Today’s Newspapers: February 8th 2007

Irish Independent – Bell tolls for 2FM breakfast show name

RTE has been forced to drop the words ‘Alarm Clock’ from its new 2FM breakfast programme after controversially poaching hit show the ‘Strawberry Alarm Clock’ from FM104. It is understood that FM104 sent legal correspondence to RTE informing the broadcaster that the Strawberry Alarm Clock is trademarked.

FM104 also expressed concern that several elements of the Strawberry Alarm Clock were being used in the new 2FM show and that intellectual property was being copied.

RTE confirmed the new show was no longer being called the ‘2FM Alarm Clock’. It will now be named the Colm and Jim Jim Breakfast Show with 2FM.

FM104 chief executive Tim Fenn said last night: “The Strawberry Alarm Clock continues to broadcast on FM104 and intends to do so in the future. We’ve changed presenters in the past, and it will continue to be exactly the same exciting unpredictable, successful show it has always been.”

Samantha McCaughren

The Sun – Whelan: I was hurt by RTÉ axe

The Irish Times – R na G criticised for ending news show

R na G criticised for ending news show
Lorna Siggins, Western Correspondent

Fine Gael and Labour TDs in Galway have expressed concern over Raidió na Gaeltachta’s decision to drop a key current affairs programme from its schedule four months before the general election.

Fine Gael TD for Galway West Pádraic McCormack has questioned whether there was a “political” reason for the decision to drop Cúrsaí an Lae, as he was aware that a complaint about the programme had been sent to the radio station last year by Fianna Fáil MEP Seán Ó Neachtain.

The final programme in the series was broadcast last Friday.

Mr Ó Neachtain wrote to Raidió na Gaeltachta’s ceannaire, Edel Ní Chuireáin, on October 31st last on European Parliament notepaper in relation to the programme’s coverage of a controversy over a proposed childcare facility at Coláiste Chonnacht in Spiddal, Co Galway.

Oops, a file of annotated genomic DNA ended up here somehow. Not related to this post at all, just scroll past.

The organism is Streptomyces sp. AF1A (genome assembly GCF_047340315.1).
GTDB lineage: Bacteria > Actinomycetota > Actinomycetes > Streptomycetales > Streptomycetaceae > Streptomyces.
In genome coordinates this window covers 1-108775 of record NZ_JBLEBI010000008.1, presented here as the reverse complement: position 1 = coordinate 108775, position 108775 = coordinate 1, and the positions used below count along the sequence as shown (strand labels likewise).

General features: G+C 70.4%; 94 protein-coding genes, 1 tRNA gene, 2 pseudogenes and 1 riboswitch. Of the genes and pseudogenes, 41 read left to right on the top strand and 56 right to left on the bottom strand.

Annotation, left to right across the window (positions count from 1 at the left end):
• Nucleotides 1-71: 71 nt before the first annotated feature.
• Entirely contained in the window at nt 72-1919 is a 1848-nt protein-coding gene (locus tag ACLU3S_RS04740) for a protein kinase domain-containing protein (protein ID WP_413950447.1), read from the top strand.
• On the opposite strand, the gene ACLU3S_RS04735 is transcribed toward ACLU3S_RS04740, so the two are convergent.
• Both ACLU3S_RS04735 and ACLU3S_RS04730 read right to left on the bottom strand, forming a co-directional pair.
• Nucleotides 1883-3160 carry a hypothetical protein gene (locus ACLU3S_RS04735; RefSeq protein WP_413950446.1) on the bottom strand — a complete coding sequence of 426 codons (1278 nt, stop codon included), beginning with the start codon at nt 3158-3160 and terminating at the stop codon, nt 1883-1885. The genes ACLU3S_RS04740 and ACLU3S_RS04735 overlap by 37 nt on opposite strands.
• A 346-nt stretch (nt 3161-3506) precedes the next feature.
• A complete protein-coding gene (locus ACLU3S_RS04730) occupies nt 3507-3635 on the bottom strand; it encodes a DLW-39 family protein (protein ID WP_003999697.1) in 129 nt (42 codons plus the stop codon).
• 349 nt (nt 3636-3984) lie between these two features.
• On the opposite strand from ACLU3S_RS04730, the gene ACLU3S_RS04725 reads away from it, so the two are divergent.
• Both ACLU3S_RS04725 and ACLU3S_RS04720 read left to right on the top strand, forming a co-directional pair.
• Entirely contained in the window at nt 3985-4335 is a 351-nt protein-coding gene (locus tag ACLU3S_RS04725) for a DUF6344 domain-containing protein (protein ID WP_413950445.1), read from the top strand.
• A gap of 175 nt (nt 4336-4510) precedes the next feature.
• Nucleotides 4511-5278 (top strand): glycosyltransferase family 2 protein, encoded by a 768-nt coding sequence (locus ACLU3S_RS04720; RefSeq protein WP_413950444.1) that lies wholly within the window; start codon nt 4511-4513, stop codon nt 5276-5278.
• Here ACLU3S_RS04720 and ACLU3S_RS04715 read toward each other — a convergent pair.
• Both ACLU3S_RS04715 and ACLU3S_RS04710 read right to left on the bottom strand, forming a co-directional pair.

Mr Ó Neachtain is a trustee of the campus of Coláiste Chonnacht, which hosts Irish-language summer colleges.

Mr McCormack and fellow Galway West TD Michael D. Higgins (Lab) have criticised Mr Ó Neachtain’s use of headed notepaper for a complaint about a personal matter. Mr Higgins said that Mr Ó Neachtain could have made his complaint through the normal channels via the Broadcasting Complaints Commission.

Mr McCormack said it was “very regrettable” that a programme with the second-highest listenership on Raidió na Gaeltachta should be taken off the air in the run-up to the election.

Seán Ó Coistealbha, chairman of Comhairle Pobail an Spidéil (Spiddal Community Council), also criticised the use of official stationery by the MEP.

Mr Ó Neachtain defended the use of European Parliament notepaper. He told The Irish Times that he was referred to as an MEP on the programme in question, and wrote in on this basis to the station.

A spokeswoman for Raidió na Gaeltachta said that there was no connection between the programme change and Mr Ó Neachtain’s complaint. The editorial decision relating to Cúrsaí an Lae and two other Raidió na Gaeltachta programmes dated back to February 2006, following a detailed resource analysis.

A decision on all three programmes was taken in July 2006 and staff had been informed last November. Six new programmes had been announced last month, she said.

The spokeswoman also defended Raidió na Gaeltachta’s decision to inform all staff journalists that they must not contribute to other media and publications before the general election. This was to ensure impartial coverage, she said.

The decision has been criticised by the Irish-language newspaper, Lá, which said it is lodging a complaint with the Competition Authority. The newspaper has questioned why the same directive does not apply to journalists working for RTÉ.

© The Irish Times

Evening Herald – FM104 loses top DJs but wins brand